But as the thief was leaving, the master shouted, “Hey! Come back!” The thief had never heard such a strong voice; it was like a knife. He had to come back. The master thundered, “Learn some courtesy. I have given you the blanket and you have not even thanked me. So first, thank me; it will help you a long way. Secondly, going out — you opened the door when you came in — close the door! Can’t you see the night is so cold, and can’t you see that I have given you the blanket and I am naked? I have no problem with your being a thief, but as far as manners are concerned, I am quite peculiar. I will not tolerate this kind of behavior. Say thank you!” The thief had to say, “Thank you, sir,” and he closed the door and escaped.

The thief could not sleep the whole night. Again and again he remembered...he had never heard such a strong voice, such power. And the man had nothing! He inquired the next day and he found out that this was Ryokan, a great Zen master known all over the country. He had not done well by this master, and he felt bad about it. It was absolutely ugly to steal from that man; he had nothing. But he was a great master. The thief said, “That I can understand myself — that he is a very strange kind of man. Remembering him, a shivering goes through my body. When he called me back I could not run away. I was absolutely free, I could have taken my loot and run away, but I could not. There was something in his voice that pulled me back.”

Well, after a few months the thief was caught during one of his robberies and was hauled to court. There the magistrate asked him, “Can you name a person who knows you in this vicinity?” He said, “Yes, one person knows me” ... and he named Master Ryokan. The magistrate said, "That’s enough — call Master Ryokan. His testimony is worth that of ten thousand people. What he says about you will be enough to give judgment.”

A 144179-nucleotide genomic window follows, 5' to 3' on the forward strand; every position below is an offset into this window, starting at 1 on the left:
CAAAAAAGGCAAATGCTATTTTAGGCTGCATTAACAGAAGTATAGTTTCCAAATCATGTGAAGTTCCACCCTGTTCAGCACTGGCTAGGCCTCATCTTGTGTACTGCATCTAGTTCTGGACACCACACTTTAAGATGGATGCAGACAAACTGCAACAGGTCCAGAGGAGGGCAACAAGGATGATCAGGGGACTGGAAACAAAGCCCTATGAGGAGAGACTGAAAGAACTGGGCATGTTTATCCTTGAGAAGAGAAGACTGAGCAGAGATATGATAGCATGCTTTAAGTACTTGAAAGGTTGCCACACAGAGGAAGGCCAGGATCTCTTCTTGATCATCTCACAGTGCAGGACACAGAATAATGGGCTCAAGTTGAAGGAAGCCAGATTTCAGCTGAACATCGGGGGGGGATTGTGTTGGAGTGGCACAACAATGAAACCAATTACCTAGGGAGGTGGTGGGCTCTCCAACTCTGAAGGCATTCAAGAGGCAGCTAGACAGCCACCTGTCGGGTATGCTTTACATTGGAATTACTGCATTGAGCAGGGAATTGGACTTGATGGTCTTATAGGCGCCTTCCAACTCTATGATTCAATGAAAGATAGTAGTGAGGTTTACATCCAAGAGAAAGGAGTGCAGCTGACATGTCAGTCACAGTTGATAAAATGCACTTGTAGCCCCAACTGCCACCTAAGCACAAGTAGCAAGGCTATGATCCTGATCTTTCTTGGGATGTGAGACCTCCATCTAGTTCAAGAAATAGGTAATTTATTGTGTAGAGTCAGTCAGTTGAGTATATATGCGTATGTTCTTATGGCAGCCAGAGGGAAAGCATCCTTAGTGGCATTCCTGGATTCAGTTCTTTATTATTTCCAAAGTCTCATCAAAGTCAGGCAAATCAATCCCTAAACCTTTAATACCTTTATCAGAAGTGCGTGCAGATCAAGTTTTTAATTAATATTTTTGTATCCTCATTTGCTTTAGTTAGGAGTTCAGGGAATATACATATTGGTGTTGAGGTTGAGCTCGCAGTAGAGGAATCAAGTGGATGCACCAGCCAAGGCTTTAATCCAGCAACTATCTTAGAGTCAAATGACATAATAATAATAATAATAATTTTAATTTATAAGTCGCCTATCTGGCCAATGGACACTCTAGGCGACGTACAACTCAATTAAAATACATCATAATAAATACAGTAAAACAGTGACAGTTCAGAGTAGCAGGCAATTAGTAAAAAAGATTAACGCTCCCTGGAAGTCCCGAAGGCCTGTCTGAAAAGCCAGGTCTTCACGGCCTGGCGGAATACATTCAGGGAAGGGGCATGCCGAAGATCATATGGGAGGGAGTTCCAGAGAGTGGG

They found Ryokan and brought him. The magistrate asked the master, “Do you know this man?” He said, “Know him? We are partners. He is my friend. He even visited me one night in the middle of the night. It was so cold that I gave him my blanket. He is using it, you can see. That blanket is famous all over the country; everybody knows it is mine.”  The magistrate said, “He is your friend? And does he steal?” The master said, “Never! He simply couldn't do such thing! He is such a gentleman that when I gave him the blanket he said to me, `Thank you, sir.’ When he went out of the house, he silently closed the doors. He is a very polite, nice fellow.” The magistrate said, “If you say so, then all the testimonies of the witnesses who have said that he is a thief are canceled. He is free to go.”

The master went out and the thief followed him. The master said, “What are you doing? Why are you coming with me?” He said, “Now I can never leave you. You have called me your friend, you have called me your partner. Nobody has ever given me any respect. You are the first person who has said that I am a gentleman, a nice person. I am going to sit at your feet and learn how to be like you. From where have you got this maturity, this power, this strength, this seeing of things in a totally different way?”